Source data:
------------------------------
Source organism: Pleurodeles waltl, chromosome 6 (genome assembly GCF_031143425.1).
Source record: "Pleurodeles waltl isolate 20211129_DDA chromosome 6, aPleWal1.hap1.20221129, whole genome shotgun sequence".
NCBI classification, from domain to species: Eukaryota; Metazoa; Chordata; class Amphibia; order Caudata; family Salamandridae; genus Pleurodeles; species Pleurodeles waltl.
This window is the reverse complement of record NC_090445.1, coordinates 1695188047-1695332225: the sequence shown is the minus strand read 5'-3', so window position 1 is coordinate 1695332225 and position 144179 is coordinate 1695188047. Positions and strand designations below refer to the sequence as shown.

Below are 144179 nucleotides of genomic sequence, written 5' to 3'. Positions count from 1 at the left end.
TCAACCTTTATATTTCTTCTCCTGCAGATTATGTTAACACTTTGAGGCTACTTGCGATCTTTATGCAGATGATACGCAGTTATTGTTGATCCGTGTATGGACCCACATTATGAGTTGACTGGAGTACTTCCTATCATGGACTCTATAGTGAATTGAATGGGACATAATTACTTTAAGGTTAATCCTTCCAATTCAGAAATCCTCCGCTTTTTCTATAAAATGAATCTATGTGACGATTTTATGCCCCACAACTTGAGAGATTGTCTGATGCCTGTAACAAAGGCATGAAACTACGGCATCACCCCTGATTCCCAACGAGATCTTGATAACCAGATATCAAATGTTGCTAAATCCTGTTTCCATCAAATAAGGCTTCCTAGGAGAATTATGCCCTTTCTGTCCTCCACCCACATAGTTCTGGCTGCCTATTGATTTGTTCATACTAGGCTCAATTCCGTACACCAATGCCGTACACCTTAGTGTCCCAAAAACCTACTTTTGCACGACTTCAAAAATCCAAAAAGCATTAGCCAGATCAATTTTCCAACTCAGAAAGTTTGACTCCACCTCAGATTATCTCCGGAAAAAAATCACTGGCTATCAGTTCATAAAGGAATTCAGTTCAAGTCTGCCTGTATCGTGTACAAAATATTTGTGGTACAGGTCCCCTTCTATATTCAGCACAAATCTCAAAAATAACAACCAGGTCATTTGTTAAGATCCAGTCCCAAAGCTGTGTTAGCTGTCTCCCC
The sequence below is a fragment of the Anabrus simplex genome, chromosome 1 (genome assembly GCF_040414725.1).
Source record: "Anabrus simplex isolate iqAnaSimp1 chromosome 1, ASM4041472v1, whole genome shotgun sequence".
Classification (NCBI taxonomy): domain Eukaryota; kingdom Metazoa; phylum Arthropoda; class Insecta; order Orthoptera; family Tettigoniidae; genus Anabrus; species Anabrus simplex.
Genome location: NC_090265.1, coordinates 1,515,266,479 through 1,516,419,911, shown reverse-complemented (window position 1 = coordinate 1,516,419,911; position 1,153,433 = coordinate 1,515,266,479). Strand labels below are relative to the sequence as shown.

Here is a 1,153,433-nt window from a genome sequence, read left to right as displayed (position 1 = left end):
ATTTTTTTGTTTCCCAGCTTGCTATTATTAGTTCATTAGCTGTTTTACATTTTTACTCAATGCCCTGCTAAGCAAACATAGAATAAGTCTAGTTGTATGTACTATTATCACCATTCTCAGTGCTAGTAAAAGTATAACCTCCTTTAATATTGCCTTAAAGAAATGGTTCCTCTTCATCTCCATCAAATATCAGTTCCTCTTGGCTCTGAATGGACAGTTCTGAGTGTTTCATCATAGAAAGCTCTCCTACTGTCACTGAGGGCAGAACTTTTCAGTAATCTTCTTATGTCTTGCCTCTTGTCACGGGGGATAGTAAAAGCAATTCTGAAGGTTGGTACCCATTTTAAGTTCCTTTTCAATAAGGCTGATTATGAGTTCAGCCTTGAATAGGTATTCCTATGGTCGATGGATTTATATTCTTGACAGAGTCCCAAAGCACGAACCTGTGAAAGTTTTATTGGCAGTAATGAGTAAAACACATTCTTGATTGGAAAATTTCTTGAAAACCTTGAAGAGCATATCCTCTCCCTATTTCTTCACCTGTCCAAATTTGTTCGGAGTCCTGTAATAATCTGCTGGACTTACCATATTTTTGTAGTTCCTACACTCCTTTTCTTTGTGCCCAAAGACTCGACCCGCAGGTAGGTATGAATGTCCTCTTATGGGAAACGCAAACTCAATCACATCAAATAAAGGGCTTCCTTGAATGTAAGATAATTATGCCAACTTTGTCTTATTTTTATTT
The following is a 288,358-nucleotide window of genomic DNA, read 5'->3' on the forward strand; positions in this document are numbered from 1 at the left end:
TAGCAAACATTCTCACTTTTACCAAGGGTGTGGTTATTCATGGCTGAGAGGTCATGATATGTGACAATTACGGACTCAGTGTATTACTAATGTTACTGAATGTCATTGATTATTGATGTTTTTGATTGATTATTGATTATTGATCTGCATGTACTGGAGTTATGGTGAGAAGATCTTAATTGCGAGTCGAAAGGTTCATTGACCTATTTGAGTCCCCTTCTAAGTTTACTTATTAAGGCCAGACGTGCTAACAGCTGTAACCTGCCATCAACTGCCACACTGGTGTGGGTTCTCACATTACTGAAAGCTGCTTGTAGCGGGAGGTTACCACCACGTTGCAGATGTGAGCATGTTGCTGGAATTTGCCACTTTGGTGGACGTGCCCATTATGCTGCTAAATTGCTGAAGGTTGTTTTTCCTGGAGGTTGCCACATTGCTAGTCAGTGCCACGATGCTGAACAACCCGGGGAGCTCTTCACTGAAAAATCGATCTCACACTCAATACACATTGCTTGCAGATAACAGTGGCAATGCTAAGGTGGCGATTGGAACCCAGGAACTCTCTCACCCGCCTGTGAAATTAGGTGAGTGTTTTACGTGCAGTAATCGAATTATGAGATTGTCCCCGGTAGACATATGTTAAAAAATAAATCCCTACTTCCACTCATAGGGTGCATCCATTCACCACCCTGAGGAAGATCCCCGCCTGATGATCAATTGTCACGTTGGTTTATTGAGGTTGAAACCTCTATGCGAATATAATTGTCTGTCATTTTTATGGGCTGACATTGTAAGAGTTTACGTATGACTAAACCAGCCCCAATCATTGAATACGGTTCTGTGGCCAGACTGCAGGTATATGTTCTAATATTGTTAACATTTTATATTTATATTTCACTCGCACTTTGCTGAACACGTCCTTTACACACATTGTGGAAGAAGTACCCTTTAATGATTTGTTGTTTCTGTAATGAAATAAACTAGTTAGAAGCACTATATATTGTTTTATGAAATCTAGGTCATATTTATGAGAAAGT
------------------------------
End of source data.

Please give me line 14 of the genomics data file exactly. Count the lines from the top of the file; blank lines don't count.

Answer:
TAGCAAACATTCTCACTTTTACCAAGGGTGTGGTTATTCATGGCTGAGAGGTCATGATATGTGACAATTACGGACTCAGTGTATTACTAATGTTACTGAATGTCATTGATTATTGATGTTTTTGATTGATTATTGATTATTGATCTGCATGTACTGGAGTTATGGTGAGAAGATCTTAATTGCGAGTCGAAAGGTTCATTGACCTATTTGAGTCCCCTTCTAAGTTTACTTATTAAGGCCAGACGTGCTAACAGCTGTAACCTGCCATCAACTGCCACACTGGTGTGGGTTCTCACATTACTGAAAGCTGCTTGTAGCGGGAGGTTACCACCACGTTGCAGATGTGAGCATGTTGCTGGAATTTGCCACTTTGGTGGACGTGCCCATTATGCTGCTAAATTGCTGAAGGTTGTTTTTCCTGGAGGTTGCCACATTGCTAGTCAGTGCCACGATGCTGAACAACCCGGGGAGCTCTTCACTGAAAAATCGATCTCACACTCAATACACATTGCTTGCAGATAACAGTGGCAATGCTAAGGTGGCGATTGGAACCCAGGAACTCTCTCACCCGCCTGTGAAATTAGGTGAGTGTTTTACGTGCAGTAATCGAATTATGAGATTGTCCCCGGTAGACATATGTTAAAAAATAAATCCCTACTTCCACTCATAGGGTGCATCCATTCACCACCCTGAGGAAGATCCCCGCCTGATGATCAATTGTCACGTTGGTTTATTGAGGTTGAAACCTCTATGCGAATATAATTGTCTGTCATTTTTATGGGCTGACATTGTAAGAGTTTACGTATGACTAAACCAGCCCCAATCATTGAATACGGTTCTGTGGCCAGACTGCAGGTATATGTTCTAATATTGTTAACATTTTATATTTATATTTCACTCGCACTTTGCTGAACACGTCCTTTACACACATTGTGGAAGAAGTACCCTTTAATGATTTGTTGTTTCTGTAATGAAATAAACTAGTTAGAAGCACTATATATTGTTTTATGAAATCTAGGTCATATTTATGAGAAAGT